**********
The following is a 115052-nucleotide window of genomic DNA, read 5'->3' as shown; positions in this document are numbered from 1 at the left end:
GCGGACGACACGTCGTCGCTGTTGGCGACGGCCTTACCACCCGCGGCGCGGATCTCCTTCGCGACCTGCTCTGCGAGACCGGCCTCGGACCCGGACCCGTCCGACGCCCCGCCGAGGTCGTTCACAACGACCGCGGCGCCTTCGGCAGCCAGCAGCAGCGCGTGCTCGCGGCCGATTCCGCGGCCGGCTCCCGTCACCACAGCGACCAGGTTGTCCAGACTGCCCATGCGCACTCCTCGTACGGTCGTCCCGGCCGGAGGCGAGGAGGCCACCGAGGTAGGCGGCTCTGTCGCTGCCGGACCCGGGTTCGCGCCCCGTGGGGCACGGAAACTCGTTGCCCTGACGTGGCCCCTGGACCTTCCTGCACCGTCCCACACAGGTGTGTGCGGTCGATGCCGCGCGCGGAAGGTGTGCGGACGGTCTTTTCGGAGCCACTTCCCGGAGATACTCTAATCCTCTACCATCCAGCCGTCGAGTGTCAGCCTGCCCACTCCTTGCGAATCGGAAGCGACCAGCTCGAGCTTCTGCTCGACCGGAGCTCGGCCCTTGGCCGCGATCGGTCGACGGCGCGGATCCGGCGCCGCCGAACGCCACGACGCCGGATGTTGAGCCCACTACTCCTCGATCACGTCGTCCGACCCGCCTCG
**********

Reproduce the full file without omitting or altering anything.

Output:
The following is a 115052-nucleotide window of genomic DNA, read 5'->3' as shown; positions in this document are numbered from 1 at the left end:
GCGGACGACACGTCGTCGCTGTTGGCGACGGCCTTACCACCCGCGGCGCGGATCTCCTTCGCGACCTGCTCTGCGAGACCGGCCTCGGACCCGGACCCGTCCGACGCCCCGCCGAGGTCGTTCACAACGACCGCGGCGCCTTCGGCAGCCAGCAGCAGCGCGTGCTCGCGGCCGATTCCGCGGCCGGCTCCCGTCACCACAGCGACCAGGTTGTCCAGACTGCCCATGCGCACTCCTCGTACGGTCGTCCCGGCCGGAGGCGAGGAGGCCACCGAGGTAGGCGGCTCTGTCGCTGCCGGACCCGGGTTCGCGCCCCGTGGGGCACGGAAACTCGTTGCCCTGACGTGGCCCCTGGACCTTCCTGCACCGTCCCACACAGGTGTGTGCGGTCGATGCCGCGCGCGGAAGGTGTGCGGACGGTCTTTTCGGAGCCACTTCCCGGAGATACTCTAATCCTCTACCATCCAGCCGTCGAGTGTCAGCCTGCCCACTCCTTGCGAATCGGAAGCGACCAGCTCGAGCTTCTGCTCGACCGGAGCTCGGCCCTTGGCCGCGATCGGTCGACGGCGCGGATCCGGCGCCGCCGAACGCCACGACGCCGGATGTTGAGCCCACTACTCCTCGATCACGTCGTCCGACCCGCCTCG